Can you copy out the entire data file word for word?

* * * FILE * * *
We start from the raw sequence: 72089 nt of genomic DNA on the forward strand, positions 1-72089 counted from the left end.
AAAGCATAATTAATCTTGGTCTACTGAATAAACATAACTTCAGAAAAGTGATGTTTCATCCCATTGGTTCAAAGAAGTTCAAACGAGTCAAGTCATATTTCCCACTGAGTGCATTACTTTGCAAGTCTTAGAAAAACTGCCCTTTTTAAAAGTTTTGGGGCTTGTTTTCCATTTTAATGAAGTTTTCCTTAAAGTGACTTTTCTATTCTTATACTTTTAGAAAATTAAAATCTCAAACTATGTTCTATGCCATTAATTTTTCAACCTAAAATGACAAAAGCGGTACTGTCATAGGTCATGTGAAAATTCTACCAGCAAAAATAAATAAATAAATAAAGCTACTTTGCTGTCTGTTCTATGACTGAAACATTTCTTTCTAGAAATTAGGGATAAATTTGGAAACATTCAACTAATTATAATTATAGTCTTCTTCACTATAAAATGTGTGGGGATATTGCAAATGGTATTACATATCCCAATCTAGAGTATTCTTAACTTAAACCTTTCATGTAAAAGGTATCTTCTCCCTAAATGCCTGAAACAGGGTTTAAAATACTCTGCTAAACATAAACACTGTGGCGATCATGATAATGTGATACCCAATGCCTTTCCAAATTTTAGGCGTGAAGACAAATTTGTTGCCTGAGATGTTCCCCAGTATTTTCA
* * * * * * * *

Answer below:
We start from the raw sequence: 72089 nt of genomic DNA on the forward strand, positions 1-72089 counted from the left end.
AAAGCATAATTAATCTTGGTCTACTGAATAAACATAACTTCAGAAAAGTGATGTTTCATCCCATTGGTTCAAAGAAGTTCAAACGAGTCAAGTCATATTTCCCACTGAGTGCATTACTTTGCAAGTCTTAGAAAAACTGCCCTTTTTAAAAGTTTTGGGGCTTGTTTTCCATTTTAATGAAGTTTTCCTTAAAGTGACTTTTCTATTCTTATACTTTTAGAAAATTAAAATCTCAAACTATGTTCTATGCCATTAATTTTTCAACCTAAAATGACAAAAGCGGTACTGTCATAGGTCATGTGAAAATTCTACCAGCAAAAATAAATAAATAAATAAAGCTACTTTGCTGTCTGTTCTATGACTGAAACATTTCTTTCTAGAAATTAGGGATAAATTTGGAAACATTCAACTAATTATAATTATAGTCTTCTTCACTATAAAATGTGTGGGGATATTGCAAATGGTATTACATATCCCAATCTAGAGTATTCTTAACTTAAACCTTTCATGTAAAAGGTATCTTCTCCCTAAATGCCTGAAACAGGGTTTAAAATACTCTGCTAAACATAAACACTGTGGCGATCATGATAATGTGATACCCAATGCCTTTCCAAATTTTAGGCGTGAAGACAAATTTGTTGCCTGAGATGTTCCCCAGTATTTTCA